COVID-19 relief should reach SMEs
Many small and medium-sized enterprises (SMEs) breathed a brief sigh of relief in April, when President Cyril Ramaphosa announced a R200 billion Government COVID-19 loan guarantee scheme intended to support businesses with an annual turnover of less than R300 million, as part of efforts intended to help keep the economy afloat.
Growing evidence, however, suggests this relief was short-lived, as many businesses in need were turned away or granted loans on onerous unworkable terms. The Supplementary Budget announcement indicated revisions would be made to make the relief more accessible, but the only change specified was that the turnover threshold will be lifted.
In response to this, CEO of the Southern African Private Equity and Venture Capital Association (SAVCA), Tanya van Lill notes that while COVID-19 relief is also needed for companies with a turnover in excess of R300m, it is vital that a mechanism is put in place to ensure funding is still allocated to SMEs – those with a turnover of less than R300m.
“SAVCA surveyed members and found that although 43% of portfolio companies with revenues less than R300 million were in need of the COVID-19 loan facility, only 28% of those that applied for funding were granted and drew down on a facility – and many did not apply at all, given the onerous eligibility criteria.
“For the remaining 72% of companies that required funding, but have not yet been granted these facilities, the top reasons provided included the company not being profitable prior to COVID-19 due to a growth strategy, or not meeting the personal suretyship requirements for directors and shareholders.”
CEO of private equity firm, Sanari Capital, Samantha Pokroy adds that the lenders and lending criteria are far too risk-averse to be effective in saving businesses and jobs in this COVID-19-induced economic crisis.
“Although banks have extensive distribution, their inflexible credit models and conservative lending culture means they may not be best suited to the task at hand. This has been compounded by requirements of the Reserve Bank, in which the guarantee scheme backing can be pulled where credit processes have not been followed by the banks in their ordinary course.”
Pokroy states that, in her experience, there has been no difference between a normal loan and a COVID-19 Government-guaranteed loan, which defeats the object entirely. “The argument for personal surety in credit application processes is to test for alignment and commitment of owner managers. The philosophy is that owner management will know better than a bank, what the prospects are for their business and whether the loan can be repaid. But in these volatile times, this argument holds less water. Owner managers are unable to anticipate the market conditions any better than the rest of us, and therefore personal surety does not provide the type of reassurance it may have under other conditions.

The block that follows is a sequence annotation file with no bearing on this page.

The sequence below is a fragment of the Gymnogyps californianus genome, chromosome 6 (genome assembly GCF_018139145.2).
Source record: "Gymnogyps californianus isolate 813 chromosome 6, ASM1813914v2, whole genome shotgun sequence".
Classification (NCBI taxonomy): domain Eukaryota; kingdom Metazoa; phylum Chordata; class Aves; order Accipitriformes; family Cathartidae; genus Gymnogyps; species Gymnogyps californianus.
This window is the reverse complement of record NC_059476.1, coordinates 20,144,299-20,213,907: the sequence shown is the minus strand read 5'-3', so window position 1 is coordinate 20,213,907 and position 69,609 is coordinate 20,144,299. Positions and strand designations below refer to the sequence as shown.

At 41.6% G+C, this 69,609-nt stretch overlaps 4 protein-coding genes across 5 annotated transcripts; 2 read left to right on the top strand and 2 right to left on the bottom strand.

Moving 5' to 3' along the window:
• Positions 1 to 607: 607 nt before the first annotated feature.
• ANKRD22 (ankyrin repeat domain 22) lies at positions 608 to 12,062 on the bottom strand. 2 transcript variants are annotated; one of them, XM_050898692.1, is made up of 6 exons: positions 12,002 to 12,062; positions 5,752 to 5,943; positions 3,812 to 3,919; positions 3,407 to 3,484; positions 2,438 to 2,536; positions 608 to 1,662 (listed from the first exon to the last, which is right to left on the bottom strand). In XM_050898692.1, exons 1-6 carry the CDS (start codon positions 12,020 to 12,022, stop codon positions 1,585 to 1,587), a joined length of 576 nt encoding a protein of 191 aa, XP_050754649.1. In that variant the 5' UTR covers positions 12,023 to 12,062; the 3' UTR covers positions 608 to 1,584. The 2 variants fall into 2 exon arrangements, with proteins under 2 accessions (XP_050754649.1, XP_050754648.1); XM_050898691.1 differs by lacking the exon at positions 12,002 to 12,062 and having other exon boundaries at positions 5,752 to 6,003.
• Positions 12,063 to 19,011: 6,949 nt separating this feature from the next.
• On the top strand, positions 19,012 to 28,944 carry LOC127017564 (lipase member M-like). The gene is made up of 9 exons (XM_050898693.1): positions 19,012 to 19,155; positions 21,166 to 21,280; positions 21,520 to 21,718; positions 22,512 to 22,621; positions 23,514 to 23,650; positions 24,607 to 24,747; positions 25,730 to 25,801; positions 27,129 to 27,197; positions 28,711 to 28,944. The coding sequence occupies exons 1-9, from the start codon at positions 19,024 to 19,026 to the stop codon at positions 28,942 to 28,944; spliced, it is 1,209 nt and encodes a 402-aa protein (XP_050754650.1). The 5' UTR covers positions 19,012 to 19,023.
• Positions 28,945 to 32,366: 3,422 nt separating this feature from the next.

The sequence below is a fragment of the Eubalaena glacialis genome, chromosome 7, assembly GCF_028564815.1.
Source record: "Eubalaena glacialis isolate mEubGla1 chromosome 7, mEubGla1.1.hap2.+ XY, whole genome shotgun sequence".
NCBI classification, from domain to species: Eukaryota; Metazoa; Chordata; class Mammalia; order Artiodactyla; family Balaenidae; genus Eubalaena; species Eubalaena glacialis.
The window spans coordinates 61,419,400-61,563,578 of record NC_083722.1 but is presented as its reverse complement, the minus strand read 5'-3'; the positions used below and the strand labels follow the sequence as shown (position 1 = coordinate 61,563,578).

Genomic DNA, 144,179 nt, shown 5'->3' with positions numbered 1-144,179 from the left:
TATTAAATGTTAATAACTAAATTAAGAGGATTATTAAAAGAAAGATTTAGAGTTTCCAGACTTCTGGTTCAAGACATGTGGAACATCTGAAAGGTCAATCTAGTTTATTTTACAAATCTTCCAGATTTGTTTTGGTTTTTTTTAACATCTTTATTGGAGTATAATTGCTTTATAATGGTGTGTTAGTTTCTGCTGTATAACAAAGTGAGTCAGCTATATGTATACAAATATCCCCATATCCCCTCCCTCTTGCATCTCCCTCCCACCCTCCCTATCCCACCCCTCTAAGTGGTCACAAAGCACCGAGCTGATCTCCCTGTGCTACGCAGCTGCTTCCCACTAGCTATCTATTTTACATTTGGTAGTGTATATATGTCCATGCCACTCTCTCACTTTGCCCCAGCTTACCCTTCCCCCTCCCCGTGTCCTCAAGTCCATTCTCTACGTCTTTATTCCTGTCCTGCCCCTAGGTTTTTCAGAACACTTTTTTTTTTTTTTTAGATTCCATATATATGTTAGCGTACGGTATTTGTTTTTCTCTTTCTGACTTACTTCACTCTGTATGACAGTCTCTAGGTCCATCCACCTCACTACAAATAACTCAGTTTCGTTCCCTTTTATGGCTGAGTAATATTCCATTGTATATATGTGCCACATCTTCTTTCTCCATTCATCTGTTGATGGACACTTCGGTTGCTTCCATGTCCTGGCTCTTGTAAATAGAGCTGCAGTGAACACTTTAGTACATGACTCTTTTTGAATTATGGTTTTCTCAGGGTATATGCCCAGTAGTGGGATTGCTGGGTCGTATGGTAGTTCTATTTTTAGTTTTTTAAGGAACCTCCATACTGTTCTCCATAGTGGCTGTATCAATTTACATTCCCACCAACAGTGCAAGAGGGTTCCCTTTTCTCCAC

“In fact, it requires individuals to decide between the risk of losing their homes and trying to keep their businesses open and staff employed. They would have to make this unviable trade-off based on conditions that are completely out of their control.
“Rather, the purpose of the guarantee scheme should be to underwrite this risk with the full knowledge of the likely costs arising from the fact that, notwithstanding best efforts by all parties, not every business will survive and not every loan will be recoverable. But jobs will be saved, families will be provided for, consumer and business expenditure will continue, and this will play a critical role in the recovery of our economy,” says Pokroy.
SAVCA recommends the following amendments to the loan guarantee scheme:
Dedicate a minimum amount of loan funding deployment under the guarantee scheme for companies with turnover less than R300 million and implement targets and incentives for bank deployment;
Include growth companies that are not yet profitable in the scheme;
Remove the requirement for personal suretyships / guarantees; and
Consider alternative lending channels and blended finance options, which may include first loss funding for private equity funding in businesses with turnover less than R300 million.
In order for South Africa to weather the COVID-19 economic crisis, and be able to create growth and jobs in the future, van Lill says that the country needs all the financial stimulus mechanisms that Government has put in place to be successful. “SAVCA urges Government to review the conditions and requirements included in the guarantee scheme, as set out ab